The Washing: In the Muslim Custom of Bathing the Dead, She Found a Deep Sense of Reward — and Shaved off 40 Sins
Reshma Memon Yaqub, The Washington Post (March 21, 2010)
Modern human migration has created a real dilemma for the first, second, and third generations of immigrant children. When a relative dies, many of these young people will be called upon to handle the funeral ceremonies for the deceased. Yet, the individuals involved (most of whom will be adults by that time) don’t have a good idea about what they are supposed to do. What is the current funeral ritual? I have encountered this situation in both America and the United Kingdom. Indeed, funeral directors in both countries explain that children of immigrants often ask the funeral directors (who are thoroughly local) what to do at the funeral. As always, a good funeral director will know the answer.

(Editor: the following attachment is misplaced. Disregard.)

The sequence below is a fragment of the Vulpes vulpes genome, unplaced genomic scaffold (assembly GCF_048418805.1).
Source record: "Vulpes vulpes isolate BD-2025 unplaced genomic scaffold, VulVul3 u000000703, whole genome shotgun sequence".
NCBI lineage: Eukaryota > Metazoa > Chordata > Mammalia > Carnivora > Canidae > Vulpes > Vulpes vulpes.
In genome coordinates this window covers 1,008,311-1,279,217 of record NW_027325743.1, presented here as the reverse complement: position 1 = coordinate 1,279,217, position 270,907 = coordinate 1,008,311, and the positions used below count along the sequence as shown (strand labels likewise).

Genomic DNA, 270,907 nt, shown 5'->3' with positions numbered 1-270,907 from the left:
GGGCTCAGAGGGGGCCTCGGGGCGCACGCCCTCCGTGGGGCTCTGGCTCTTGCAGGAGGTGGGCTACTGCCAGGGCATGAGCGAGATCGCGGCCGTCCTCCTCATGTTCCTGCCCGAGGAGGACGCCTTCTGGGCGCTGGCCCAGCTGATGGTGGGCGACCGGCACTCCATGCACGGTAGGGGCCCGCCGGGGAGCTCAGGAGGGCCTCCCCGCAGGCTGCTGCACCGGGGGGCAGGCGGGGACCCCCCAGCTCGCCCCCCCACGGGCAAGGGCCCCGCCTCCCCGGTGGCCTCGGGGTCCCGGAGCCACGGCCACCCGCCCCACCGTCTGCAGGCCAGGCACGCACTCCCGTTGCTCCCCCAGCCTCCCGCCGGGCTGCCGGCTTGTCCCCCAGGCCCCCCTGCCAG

Over the weekend, The Washington Post ran a first person essay by a Muslim-American woman who was called upon to wash the body of her deceased relative. The article really quite moving. I have to say that this particular essay is one of the most interesting pieces on modern American funerals that I have read in a long time. I was particularly struck by how the author captured the mixing of traditional Muslim postmortem preparations with public health requirements, i.e., the wearing of latex gloves and face shields while washing the deceased.
I was also impressed by Reshma Memon Yaqub’s full on admission that she wasn’t entirely sure what to do but knew that she was supposed to do it.
While I was working on this post, I came across a May 2009 article from The Oregonian, entitled Islam’s ritual of washing the body bestows respect on the dead, and it lists a lot of useful information which anyone interested in global funeral rituals will enjoy reading.
More than anything, these articles point to the following truism: human migration brings cultural changes for both life and death. This is a good thing.
The world would be a much sadder place if all the funerals were the same.